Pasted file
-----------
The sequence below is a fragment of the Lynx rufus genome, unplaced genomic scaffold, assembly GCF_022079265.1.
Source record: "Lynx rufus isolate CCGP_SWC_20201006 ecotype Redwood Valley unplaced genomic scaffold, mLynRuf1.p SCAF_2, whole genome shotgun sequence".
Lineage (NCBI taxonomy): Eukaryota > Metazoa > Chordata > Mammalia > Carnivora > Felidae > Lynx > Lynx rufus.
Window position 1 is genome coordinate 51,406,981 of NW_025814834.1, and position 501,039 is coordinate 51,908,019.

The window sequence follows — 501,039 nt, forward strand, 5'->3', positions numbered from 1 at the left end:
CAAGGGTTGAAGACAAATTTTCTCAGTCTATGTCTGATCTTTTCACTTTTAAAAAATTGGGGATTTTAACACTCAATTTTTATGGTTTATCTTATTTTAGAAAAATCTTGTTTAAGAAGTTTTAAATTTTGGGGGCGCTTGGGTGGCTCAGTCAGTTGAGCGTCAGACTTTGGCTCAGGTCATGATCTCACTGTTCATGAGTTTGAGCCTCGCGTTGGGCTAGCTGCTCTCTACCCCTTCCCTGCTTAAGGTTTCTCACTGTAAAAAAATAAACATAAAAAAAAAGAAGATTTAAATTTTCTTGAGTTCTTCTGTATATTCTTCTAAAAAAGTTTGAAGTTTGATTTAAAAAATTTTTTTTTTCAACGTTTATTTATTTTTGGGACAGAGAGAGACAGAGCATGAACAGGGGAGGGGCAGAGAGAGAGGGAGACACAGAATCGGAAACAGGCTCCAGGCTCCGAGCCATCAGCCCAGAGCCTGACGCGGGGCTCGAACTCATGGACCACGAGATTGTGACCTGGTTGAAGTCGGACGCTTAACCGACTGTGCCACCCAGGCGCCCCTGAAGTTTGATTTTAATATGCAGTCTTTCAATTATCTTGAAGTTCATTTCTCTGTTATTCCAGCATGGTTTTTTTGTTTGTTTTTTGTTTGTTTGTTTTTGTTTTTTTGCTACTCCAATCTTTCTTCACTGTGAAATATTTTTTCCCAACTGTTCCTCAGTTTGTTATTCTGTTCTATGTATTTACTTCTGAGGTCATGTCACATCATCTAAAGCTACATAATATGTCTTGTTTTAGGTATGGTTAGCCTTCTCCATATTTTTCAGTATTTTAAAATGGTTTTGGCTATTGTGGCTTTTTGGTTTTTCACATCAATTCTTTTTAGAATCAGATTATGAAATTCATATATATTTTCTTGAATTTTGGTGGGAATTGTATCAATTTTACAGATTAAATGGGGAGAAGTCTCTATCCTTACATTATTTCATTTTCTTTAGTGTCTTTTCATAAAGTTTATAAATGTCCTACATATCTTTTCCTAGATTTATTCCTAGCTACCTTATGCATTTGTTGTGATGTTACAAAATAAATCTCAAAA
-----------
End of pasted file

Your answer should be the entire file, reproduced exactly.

The sequence below is a fragment of the Lynx rufus genome, unplaced genomic scaffold, assembly GCF_022079265.1.
Source record: "Lynx rufus isolate CCGP_SWC_20201006 ecotype Redwood Valley unplaced genomic scaffold, mLynRuf1.p SCAF_2, whole genome shotgun sequence".
Lineage (NCBI taxonomy): Eukaryota > Metazoa > Chordata > Mammalia > Carnivora > Felidae > Lynx > Lynx rufus.
Window position 1 is genome coordinate 51,406,981 of NW_025814834.1, and position 501,039 is coordinate 51,908,019.

The window sequence follows — 501,039 nt, forward strand, 5'->3', positions numbered from 1 at the left end:
CAAGGGTTGAAGACAAATTTTCTCAGTCTATGTCTGATCTTTTCACTTTTAAAAAATTGGGGATTTTAACACTCAATTTTTATGGTTTATCTTATTTTAGAAAAATCTTGTTTAAGAAGTTTTAAATTTTGGGGGCGCTTGGGTGGCTCAGTCAGTTGAGCGTCAGACTTTGGCTCAGGTCATGATCTCACTGTTCATGAGTTTGAGCCTCGCGTTGGGCTAGCTGCTCTCTACCCCTTCCCTGCTTAAGGTTTCTCACTGTAAAAAAATAAACATAAAAAAAAAGAAGATTTAAATTTTCTTGAGTTCTTCTGTATATTCTTCTAAAAAAGTTTGAAGTTTGATTTAAAAAATTTTTTTTTTCAACGTTTATTTATTTTTGGGACAGAGAGAGACAGAGCATGAACAGGGGAGGGGCAGAGAGAGAGGGAGACACAGAATCGGAAACAGGCTCCAGGCTCCGAGCCATCAGCCCAGAGCCTGACGCGGGGCTCGAACTCATGGACCACGAGATTGTGACCTGGTTGAAGTCGGACGCTTAACCGACTGTGCCACCCAGGCGCCCCTGAAGTTTGATTTTAATATGCAGTCTTTCAATTATCTTGAAGTTCATTTCTCTGTTATTCCAGCATGGTTTTTTTGTTTGTTTTTTGTTTGTTTGTTTTTGTTTTTTTGCTACTCCAATCTTTCTTCACTGTGAAATATTTTTTCCCAACTGTTCCTCAGTTTGTTATTCTGTTCTATGTATTTACTTCTGAGGTCATGTCACATCATCTAAAGCTACATAATATGTCTTGTTTTAGGTATGGTTAGCCTTCTCCATATTTTTCAGTATTTTAAAATGGTTTTGGCTATTGTGGCTTTTTGGTTTTTCACATCAATTCTTTTTAGAATCAGATTATGAAATTCATATATATTTTCTTGAATTTTGGTGGGAATTGTATCAATTTTACAGATTAAATGGGGAGAAGTCTCTATCCTTACATTATTTCATTTTCTTTAGTGTCTTTTCATAAAGTTTATAAATGTCCTACATATCTTTTCCTAGATTTATTCCTAGCTACCTTATGCATTTGTTGTGATGTTACAAAATAAATCTCAAAA